“Yellow Fever is still a serious public health risk within and outside the Region. With a single dose of YF vaccine per person, elimination of YF epidemics is indeed a quick public health gain. Country ownership and leadership is critical to protect people at risk through preventive and routine vaccination,” he said…
Zika virus [to 9 September 2017]
– No new announcements identified.
Sanofi Statement on Zika Vaccine License
Sep 1, 2017
On August 17, 2017, Sanofi Pasteur was informed by The Biomedical Advanced Research and Development Authority (BARDA) within the Office of the Assistant Secretary for Preparedness and Response in the U.S. Department of Health and Human Services that they completed an assessment of all Zika-related projects they are funding and have decided to focus on a more limited set of goals and deliverables.
As a result of their review, Sanofi Pasteur has been notified of BARDA’s decision to “de-scope” its contract with Sanofi Pasteur to fund the manufacture and clinical development of an inactivated Zika vaccine and will limit its funding to a case definition and surveillance study as well as any activities required to advance our vaccine development to a point where development would be indefinitely paused but could be restarted if the epidemic re-emerges.
Consequently, Sanofi does not intend to continue development of, or seek a license from, the Walter Reed Army Institute of Research for the Zika vaccine candidate at this time.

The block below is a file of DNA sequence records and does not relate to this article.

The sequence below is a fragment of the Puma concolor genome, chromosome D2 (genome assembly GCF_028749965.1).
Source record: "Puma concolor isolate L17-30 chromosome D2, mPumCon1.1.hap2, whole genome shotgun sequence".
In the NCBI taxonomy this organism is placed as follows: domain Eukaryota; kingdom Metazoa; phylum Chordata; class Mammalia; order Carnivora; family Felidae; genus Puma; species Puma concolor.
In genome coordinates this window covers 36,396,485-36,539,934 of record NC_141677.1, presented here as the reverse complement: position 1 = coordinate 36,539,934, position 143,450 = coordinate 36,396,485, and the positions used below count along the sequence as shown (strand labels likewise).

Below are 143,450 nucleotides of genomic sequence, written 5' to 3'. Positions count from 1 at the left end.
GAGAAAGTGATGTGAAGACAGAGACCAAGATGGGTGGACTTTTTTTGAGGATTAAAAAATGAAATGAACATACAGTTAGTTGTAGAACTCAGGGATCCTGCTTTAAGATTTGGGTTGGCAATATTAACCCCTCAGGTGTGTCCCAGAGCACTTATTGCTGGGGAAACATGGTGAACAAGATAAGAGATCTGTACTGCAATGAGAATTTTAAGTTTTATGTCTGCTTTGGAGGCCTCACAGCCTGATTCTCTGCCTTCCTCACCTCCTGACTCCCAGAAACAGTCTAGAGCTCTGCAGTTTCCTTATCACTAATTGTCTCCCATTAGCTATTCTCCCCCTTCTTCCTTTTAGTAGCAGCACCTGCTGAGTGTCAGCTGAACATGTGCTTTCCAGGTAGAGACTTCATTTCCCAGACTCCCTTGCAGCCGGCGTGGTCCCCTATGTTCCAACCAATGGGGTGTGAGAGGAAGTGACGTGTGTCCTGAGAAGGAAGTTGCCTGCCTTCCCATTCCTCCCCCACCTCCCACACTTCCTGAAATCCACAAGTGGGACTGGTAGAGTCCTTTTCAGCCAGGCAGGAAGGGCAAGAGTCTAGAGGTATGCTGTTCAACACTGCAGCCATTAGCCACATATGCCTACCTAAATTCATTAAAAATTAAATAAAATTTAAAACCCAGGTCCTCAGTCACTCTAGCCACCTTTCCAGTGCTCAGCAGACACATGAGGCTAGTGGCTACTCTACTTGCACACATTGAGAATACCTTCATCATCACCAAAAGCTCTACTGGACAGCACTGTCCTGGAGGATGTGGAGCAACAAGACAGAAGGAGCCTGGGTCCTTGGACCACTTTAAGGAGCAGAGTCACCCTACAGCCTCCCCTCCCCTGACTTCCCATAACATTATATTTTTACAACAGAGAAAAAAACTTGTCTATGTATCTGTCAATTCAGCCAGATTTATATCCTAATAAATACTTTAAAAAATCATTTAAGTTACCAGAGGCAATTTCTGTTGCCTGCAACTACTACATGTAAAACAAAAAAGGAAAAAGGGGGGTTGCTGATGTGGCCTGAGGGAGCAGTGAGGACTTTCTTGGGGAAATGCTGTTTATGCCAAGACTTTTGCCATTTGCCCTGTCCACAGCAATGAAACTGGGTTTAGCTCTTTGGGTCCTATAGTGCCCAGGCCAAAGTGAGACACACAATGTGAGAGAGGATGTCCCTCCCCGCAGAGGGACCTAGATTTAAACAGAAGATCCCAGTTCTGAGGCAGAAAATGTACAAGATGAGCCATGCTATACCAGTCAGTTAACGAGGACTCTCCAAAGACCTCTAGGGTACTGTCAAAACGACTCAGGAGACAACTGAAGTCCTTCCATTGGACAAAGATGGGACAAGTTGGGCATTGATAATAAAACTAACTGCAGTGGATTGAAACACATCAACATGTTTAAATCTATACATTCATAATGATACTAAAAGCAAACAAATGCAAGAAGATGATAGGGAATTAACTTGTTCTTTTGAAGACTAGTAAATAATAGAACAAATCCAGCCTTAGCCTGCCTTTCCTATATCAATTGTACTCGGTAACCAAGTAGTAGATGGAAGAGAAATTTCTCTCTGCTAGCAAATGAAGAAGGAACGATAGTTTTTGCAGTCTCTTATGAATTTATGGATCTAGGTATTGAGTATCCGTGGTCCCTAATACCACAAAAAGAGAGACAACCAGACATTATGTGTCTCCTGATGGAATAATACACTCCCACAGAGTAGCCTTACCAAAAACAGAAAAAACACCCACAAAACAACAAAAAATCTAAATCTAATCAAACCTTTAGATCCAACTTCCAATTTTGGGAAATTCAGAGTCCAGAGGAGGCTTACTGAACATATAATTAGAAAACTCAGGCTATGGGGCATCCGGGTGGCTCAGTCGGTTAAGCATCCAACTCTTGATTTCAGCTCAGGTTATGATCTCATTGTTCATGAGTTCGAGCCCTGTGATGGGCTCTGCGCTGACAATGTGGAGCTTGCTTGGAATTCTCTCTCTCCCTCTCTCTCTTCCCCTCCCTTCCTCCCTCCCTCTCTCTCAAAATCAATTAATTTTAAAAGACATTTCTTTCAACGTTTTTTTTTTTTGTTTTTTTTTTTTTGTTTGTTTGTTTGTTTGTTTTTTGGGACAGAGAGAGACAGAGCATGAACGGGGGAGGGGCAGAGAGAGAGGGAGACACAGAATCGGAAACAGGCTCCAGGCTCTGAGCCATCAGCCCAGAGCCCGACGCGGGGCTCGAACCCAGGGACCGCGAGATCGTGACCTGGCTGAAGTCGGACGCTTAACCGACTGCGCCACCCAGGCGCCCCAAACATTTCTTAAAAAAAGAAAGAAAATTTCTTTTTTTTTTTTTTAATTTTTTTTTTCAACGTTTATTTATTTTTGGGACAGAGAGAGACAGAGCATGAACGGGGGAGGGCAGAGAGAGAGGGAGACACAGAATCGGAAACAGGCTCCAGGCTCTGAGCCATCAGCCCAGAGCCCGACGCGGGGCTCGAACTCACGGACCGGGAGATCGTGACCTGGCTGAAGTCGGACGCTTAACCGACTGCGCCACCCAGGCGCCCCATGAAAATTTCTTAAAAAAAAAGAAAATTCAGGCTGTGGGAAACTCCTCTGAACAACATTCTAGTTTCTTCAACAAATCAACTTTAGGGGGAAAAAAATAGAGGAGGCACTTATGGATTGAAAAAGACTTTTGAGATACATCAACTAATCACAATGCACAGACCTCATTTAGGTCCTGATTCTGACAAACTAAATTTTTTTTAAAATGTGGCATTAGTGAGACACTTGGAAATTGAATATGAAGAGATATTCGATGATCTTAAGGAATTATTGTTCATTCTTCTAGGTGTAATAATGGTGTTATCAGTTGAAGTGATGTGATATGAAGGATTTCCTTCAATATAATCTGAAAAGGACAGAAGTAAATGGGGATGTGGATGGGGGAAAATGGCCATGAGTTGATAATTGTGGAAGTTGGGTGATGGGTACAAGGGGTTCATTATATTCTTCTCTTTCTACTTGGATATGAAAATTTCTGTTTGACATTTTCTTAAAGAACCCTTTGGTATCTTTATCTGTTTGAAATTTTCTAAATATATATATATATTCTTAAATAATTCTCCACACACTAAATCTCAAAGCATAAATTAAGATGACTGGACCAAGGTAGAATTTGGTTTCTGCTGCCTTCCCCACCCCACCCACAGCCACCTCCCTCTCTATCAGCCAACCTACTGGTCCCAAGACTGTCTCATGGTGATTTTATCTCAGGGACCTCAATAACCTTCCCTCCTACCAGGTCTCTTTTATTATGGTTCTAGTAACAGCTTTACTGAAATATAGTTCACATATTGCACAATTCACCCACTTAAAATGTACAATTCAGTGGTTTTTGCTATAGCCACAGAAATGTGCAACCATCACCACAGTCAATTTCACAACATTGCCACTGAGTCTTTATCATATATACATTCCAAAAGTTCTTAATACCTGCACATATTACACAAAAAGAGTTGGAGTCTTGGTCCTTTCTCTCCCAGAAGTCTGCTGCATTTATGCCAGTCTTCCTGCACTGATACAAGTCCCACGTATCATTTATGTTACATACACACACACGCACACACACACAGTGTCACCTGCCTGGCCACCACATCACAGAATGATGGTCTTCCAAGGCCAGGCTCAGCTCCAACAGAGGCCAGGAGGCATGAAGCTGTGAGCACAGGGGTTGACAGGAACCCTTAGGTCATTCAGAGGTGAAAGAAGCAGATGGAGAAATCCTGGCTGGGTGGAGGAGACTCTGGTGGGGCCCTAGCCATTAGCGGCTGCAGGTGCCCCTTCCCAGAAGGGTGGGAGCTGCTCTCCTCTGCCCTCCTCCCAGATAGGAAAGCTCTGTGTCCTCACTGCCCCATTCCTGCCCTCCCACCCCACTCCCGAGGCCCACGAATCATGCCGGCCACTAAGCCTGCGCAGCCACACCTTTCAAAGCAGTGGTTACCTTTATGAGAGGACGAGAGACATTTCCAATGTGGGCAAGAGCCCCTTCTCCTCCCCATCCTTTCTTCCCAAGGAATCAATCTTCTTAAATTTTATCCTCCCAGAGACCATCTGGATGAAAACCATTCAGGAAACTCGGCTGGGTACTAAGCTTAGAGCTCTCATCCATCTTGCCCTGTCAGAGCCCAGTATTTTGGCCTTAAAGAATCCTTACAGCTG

We are proud of our contributions to the productive collaboration to date, which will result in significant contributions to science and to others who may continue pursuing licensure for an effective and safe Zika vaccine.
One of the ways Sanofi Pasteur will continue to contribute to the field of knowledge on Zika is by completing, with partial BARDA support, the ongoing case definition and surveillance study which will provide guidance on Zika epidemiology and diagnosis that can be applicable to any vaccine subsequently developed to prevent the disease. The case-definition and surveillance study is currently being conducted in 4 countries—Colombia, Honduras, Mexico, and Puerto Rico—and we are looking to enroll 2,400 volunteers.
Given the evolving epidemiology of Zika, which has seen a profound reduction in the number of new Zika cases in the United States and around the world in 2017, as well as the results of the Phase I study, it was necessary to substantially extend our projected vaccine development timelines. Therefore, we respect BARDA’s decision to re-purpose limited resources to meet their priorities.
In February 2016, Sanofi Pasteur urgently responded to the WHO’s declaration of a public-health emergency of international concern (PHEIC). In doing so, we assumed significant opportunity costs and delayed other internal pipeline priorities to lend our expertise to the Zika global public-health threat. The epidemiology of the disease has changed significantly since that time, but we continue to believe that public-private partnerships are the right model to address these public health challenges and should continue to play a major role in response to emerging infectious diseases.